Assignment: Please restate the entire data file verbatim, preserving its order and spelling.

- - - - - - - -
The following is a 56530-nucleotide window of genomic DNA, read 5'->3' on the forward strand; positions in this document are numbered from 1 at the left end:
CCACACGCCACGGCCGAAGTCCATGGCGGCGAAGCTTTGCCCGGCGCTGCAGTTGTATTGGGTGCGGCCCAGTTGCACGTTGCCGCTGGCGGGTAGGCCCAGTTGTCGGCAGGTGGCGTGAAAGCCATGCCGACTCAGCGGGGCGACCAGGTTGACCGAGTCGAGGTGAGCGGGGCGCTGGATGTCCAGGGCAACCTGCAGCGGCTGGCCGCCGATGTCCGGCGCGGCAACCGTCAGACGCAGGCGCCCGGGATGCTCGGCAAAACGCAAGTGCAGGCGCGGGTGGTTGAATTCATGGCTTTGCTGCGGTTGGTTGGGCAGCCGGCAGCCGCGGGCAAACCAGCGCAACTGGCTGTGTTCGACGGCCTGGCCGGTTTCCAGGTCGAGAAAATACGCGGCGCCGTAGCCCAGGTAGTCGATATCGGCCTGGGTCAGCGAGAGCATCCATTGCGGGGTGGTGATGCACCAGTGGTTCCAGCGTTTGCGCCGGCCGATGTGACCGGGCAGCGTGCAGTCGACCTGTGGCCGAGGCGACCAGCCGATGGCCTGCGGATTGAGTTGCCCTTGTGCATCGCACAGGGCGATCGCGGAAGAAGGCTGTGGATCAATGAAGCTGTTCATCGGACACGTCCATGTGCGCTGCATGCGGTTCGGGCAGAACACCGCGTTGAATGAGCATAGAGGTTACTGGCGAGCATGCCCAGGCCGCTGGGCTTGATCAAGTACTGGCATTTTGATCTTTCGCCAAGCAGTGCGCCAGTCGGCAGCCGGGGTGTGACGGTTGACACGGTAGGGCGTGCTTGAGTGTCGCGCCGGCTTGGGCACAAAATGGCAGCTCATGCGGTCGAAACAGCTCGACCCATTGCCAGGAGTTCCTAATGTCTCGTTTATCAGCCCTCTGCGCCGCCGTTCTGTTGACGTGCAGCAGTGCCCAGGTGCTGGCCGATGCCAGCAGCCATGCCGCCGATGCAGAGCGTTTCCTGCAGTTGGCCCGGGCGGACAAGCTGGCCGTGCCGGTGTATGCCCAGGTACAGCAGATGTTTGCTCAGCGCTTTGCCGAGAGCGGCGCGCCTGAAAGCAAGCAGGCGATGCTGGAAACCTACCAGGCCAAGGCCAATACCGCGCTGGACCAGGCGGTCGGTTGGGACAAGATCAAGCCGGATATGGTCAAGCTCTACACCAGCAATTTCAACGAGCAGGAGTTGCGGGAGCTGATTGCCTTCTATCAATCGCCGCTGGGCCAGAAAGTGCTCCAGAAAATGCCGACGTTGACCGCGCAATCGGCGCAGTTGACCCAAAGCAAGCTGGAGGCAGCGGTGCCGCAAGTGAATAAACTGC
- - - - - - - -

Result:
The following is a 56530-nucleotide window of genomic DNA, read 5'->3' on the forward strand; positions in this document are numbered from 1 at the left end:
CCACACGCCACGGCCGAAGTCCATGGCGGCGAAGCTTTGCCCGGCGCTGCAGTTGTATTGGGTGCGGCCCAGTTGCACGTTGCCGCTGGCGGGTAGGCCCAGTTGTCGGCAGGTGGCGTGAAAGCCATGCCGACTCAGCGGGGCGACCAGGTTGACCGAGTCGAGGTGAGCGGGGCGCTGGATGTCCAGGGCAACCTGCAGCGGCTGGCCGCCGATGTCCGGCGCGGCAACCGTCAGACGCAGGCGCCCGGGATGCTCGGCAAAACGCAAGTGCAGGCGCGGGTGGTTGAATTCATGGCTTTGCTGCGGTTGGTTGGGCAGCCGGCAGCCGCGGGCAAACCAGCGCAACTGGCTGTGTTCGACGGCCTGGCCGGTTTCCAGGTCGAGAAAATACGCGGCGCCGTAGCCCAGGTAGTCGATATCGGCCTGGGTCAGCGAGAGCATCCATTGCGGGGTGGTGATGCACCAGTGGTTCCAGCGTTTGCGCCGGCCGATGTGACCGGGCAGCGTGCAGTCGACCTGTGGCCGAGGCGACCAGCCGATGGCCTGCGGATTGAGTTGCCCTTGTGCATCGCACAGGGCGATCGCGGAAGAAGGCTGTGGATCAATGAAGCTGTTCATCGGACACGTCCATGTGCGCTGCATGCGGTTCGGGCAGAACACCGCGTTGAATGAGCATAGAGGTTACTGGCGAGCATGCCCAGGCCGCTGGGCTTGATCAAGTACTGGCATTTTGATCTTTCGCCAAGCAGTGCGCCAGTCGGCAGCCGGGGTGTGACGGTTGACACGGTAGGGCGTGCTTGAGTGTCGCGCCGGCTTGGGCACAAAATGGCAGCTCATGCGGTCGAAACAGCTCGACCCATTGCCAGGAGTTCCTAATGTCTCGTTTATCAGCCCTCTGCGCCGCCGTTCTGTTGACGTGCAGCAGTGCCCAGGTGCTGGCCGATGCCAGCAGCCATGCCGCCGATGCAGAGCGTTTCCTGCAGTTGGCCCGGGCGGACAAGCTGGCCGTGCCGGTGTATGCCCAGGTACAGCAGATGTTTGCTCAGCGCTTTGCCGAGAGCGGCGCGCCTGAAAGCAAGCAGGCGATGCTGGAAACCTACCAGGCCAAGGCCAATACCGCGCTGGACCAGGCGGTCGGTTGGGACAAGATCAAGCCGGATATGGTCAAGCTCTACACCAGCAATTTCAACGAGCAGGAGTTGCGGGAGCTGATTGCCTTCTATCAATCGCCGCTGGGCCAGAAAGTGCTCCAGAAAATGCCGACGTTGACCGCGCAATCGGCGCAGTTGACCCAAAGCAAGCTGGAGGCAGCGGTGCCGCAAGTGAATAAACTGC